– by Palika of Heavy Hips (With kind permission) Palika sums up the overwhelming connection between committed dancers of improvisational choreography.
This level of surrendering the ego to the group is present in other areas of life I’ve been privileged to be involved with. The military at its best fosters this ethos. It is present in times of great stress and anxiety when people pull together to do great things, such as rescue teams at human or natural disasters. It is something special.
What is Boredom?
Boredom is a state of mind originating from inside of us – it’s not coming from the outside and impressed upon us. Improvisation is about going deeper into who you are and what you want to invest in and what you value in your short life, and it requires paying lots of loving attention – and that takes bringing the mind and body back to this moment again, and again, and back to “how am I relating to this group right now?”
This is hard because most of us spend all of our time in our minds being some place other than here – defending, judging, rehashing stories that keep us small and wasting time in “if only this… if only that… consciousness”. There are so many desirable skills that can uplift us to attain when you’re talking about improvisation – I like to inspire my students to really want them.
How do I do that? Well I present the art of improvisation as the ultimate art of mindfulness, flexibility, responsiveness, personal and communal responsibility, and commitment to the well being and excellence of the group.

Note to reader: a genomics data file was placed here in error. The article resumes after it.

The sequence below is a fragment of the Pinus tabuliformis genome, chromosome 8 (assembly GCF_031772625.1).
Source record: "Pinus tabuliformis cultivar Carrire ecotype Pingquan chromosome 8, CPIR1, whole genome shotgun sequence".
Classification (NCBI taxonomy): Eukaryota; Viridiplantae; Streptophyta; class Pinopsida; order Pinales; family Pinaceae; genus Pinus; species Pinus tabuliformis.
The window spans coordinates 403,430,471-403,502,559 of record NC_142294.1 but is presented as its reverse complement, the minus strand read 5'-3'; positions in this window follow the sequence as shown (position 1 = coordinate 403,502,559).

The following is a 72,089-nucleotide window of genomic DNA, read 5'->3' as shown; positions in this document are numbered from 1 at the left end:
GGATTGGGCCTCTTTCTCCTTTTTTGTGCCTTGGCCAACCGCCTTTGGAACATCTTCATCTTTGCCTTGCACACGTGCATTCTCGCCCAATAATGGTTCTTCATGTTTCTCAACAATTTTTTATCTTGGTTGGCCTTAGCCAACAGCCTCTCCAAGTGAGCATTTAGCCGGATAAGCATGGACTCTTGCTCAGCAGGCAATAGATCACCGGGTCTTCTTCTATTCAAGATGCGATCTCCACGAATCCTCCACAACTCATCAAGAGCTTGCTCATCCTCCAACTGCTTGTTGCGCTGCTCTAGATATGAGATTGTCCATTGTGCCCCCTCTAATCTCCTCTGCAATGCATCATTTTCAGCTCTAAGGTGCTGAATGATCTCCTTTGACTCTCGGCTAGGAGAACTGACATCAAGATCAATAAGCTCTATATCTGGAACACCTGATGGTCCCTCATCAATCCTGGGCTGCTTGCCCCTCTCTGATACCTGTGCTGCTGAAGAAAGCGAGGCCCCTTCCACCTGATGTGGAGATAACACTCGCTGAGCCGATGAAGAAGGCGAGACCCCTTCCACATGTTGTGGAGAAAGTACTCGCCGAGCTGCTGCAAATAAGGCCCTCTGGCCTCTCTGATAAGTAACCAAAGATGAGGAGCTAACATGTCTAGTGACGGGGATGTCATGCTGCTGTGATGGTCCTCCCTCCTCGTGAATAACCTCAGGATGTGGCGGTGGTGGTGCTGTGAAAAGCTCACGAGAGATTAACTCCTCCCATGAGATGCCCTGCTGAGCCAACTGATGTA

What’s Improvisation About?
Improvisation is about staying unified and invested in the same outcome of well being for all regardless of what chaos and unpredictability is around us. It is an excellent model and philosophical statement about valuing the needs of a group over the needs of any one individual and investing in everyone’s value; not reifying some over others.
In improvisation every dancer is striving to match the other in mood, in musical interpretation, in energy and most importantly in every single detail of the movement. This means every nuance of wrist angle, arm angle, speed and flow of arm transitions, angle of face and head, how weight is shifted from foot to foot or hip to hip, foot placement, etc.
I also choose a combo of 3-4 steps that are drilled by the members of the group until it’s so smooth you cannot tell it isn’t choreography. Both leading and following take very specific skills and require attention to very specific problem areas.
Successful leading and following necessitates immaculate technique and pinpointed attentiveness to every detail AND the desire to move as one affiliated, committed and faithful organism.
How is Solo Dancing Different?
Solo dancing is the realm of expressing individuality and your distinction from the group, but improvisation is the realm of ‘we are one.’ And how can I serve that ‘one’? Being a member of an improvisational pod necessitates service consciousness – a willingness to set aside your own ego limelight (distinction between soul light) to illustrate for the world and to practice for ourselves how to be a community member, how to forego prioritising your own desires over the success of the group.
So I talk like this to inspire my students. And the truth is our culture is so ‘me, me, me’ and it actually promotes a lot of competition and fear. Competition because we are fearful that we won’t get “ours”, that no one will notice us as special, and fear that there aren’t enough resources for everyone.